Planning for the entire school year doesn't have to be overwhelming! I want to share a few strategies to show you how to plan out your yearly curriculum so it's aligned to ASCA standards and MTSS.

How to Create a School Counseling Curriculum Map

There are 6 key steps to create a curriculum map:

  1. Break it down by tier - plan your class lessons, small groups, and individual sessions

  2. Don't forget data - include a column for data tracking and organization tools you plan on using

  3. Keep in mind trends and holidays - start with the obvious topics (ex: October = Bullying Prevention Month) then fill in the gaps

  4. Identify what, when, and with whom - determine who will receive which services

  5. Survey teachers - use a needs assessment so you don't miss hot (high-need) topics

  6. Stay flexible - have a plan but be open to adding as-needed class lessons and referral-driven groups

I've got a plan, now what?!

Once you decide which lessons and groups to plan, you'll actually need the materials to deliver. You can gather resources or hit the easy button and get everything you need in this complete elementary counseling program.

Back to Basics: Why 3 tiered MTSS?

ASCA says that school counselors align their school counseling program with MTSS by providing direct and indirect student services including:

Tier 1 interventions in the form of classroom instruction and schoolwide programming and initiatives

  • Real-life application: Think outside the box! In addition to your class lessons, set a goal to plan a school wide character ed event. (Check out this blog post for some ideas!)

Tier 2 interventions including small-group and individual counseling, consultation and collaboration with school personnel, families and community stakeholders

  • Real-life application: Don't forget to communicate and collaborate with the parents and teachers of the kiddos you see in groups and individually. This could be through meetings, quick email updates, or behavior surveys.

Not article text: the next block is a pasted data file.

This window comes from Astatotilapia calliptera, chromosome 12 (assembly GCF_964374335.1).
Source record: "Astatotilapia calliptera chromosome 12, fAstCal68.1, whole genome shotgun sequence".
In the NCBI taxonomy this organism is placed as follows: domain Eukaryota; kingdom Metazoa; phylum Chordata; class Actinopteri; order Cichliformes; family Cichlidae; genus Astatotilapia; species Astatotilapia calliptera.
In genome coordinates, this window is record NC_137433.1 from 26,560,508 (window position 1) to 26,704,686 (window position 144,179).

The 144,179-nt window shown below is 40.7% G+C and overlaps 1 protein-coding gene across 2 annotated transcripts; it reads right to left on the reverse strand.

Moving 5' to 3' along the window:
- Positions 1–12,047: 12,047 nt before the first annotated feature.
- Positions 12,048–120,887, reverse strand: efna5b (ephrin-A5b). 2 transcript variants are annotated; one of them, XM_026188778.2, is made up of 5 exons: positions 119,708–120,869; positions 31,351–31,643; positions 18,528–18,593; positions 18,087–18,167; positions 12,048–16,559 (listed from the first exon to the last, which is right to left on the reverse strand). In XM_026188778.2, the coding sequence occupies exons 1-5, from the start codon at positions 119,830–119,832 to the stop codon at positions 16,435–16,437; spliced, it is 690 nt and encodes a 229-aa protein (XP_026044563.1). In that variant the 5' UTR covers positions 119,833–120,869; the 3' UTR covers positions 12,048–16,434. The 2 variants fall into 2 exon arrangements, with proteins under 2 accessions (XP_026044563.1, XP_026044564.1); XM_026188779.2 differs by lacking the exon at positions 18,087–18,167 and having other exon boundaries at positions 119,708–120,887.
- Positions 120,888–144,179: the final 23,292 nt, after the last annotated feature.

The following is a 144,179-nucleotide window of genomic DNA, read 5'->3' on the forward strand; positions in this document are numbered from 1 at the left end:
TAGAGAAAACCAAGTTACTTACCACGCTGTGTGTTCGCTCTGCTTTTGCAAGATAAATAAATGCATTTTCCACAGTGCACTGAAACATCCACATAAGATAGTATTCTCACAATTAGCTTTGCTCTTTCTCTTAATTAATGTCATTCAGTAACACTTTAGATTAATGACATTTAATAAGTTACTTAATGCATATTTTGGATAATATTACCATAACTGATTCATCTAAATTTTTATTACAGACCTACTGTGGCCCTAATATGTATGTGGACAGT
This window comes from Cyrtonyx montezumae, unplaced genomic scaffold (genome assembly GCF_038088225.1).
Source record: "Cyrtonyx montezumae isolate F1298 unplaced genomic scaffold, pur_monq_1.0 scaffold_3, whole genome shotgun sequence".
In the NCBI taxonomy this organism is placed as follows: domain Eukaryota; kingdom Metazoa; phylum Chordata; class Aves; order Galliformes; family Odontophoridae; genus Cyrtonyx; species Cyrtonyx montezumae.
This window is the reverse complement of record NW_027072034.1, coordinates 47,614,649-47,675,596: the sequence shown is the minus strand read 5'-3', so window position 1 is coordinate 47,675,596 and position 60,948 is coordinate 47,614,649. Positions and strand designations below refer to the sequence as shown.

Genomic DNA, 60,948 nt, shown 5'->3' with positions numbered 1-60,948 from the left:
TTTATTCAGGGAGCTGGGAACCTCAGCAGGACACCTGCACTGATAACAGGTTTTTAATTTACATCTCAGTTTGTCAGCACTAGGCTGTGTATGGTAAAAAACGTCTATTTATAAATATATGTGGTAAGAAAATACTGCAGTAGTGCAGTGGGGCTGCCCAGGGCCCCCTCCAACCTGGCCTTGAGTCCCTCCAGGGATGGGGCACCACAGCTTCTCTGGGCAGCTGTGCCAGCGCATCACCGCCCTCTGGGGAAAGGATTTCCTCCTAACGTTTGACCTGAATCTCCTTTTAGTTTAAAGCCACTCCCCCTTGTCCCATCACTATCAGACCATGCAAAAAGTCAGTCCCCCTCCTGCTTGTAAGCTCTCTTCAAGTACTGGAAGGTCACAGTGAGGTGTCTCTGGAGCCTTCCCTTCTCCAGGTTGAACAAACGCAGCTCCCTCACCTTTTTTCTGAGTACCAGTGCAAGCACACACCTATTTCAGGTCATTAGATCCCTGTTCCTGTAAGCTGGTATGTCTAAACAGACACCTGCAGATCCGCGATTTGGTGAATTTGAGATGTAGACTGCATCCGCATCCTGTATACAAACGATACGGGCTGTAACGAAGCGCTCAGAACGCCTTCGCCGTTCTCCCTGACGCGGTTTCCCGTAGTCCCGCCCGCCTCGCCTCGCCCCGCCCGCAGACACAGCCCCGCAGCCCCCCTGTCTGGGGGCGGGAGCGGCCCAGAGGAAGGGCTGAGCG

Tier 3 indirect student support services through consultation, collaboration and facilitation of referrals

  • Real-life application: Assess the data you've collected and see if you need to refer your students to outside counseling. This doesn't mean you're failing! You're helping them get the help they need (and it may be something we can't provide in the short-term solution-focused school setting).

You can read the ASCA article here.

Planning an ASCA-aligned School Year

The first component of the ASCA national model is to define.

When you're planning what to do with your students individually or in small groups you first need to define student standards. I like to weave it into my session outlines.

Follow this process:

  1. Write objectives (ex: To identify 3 coping skills)

  2. Create an outline to follow for the session (ex: icebreaker, activity, journal, etc)

  3. Select student standards that support your objective (ex: B-SMS 7. Effective coping skills)

It may seem complex but it gets easier over time and will soon be second nature. By following these steps you can create a program that supports the national model.

Seem overwhelming? I've got you covered with my complete elementary curriculum.. All of the included outlines are based on ASCA-aligned objectives.

I hope you feel more equipped to lead an ASCA-aligned program with confidence using these simple yet effective strategies.


Please note, comments must be approved before they are published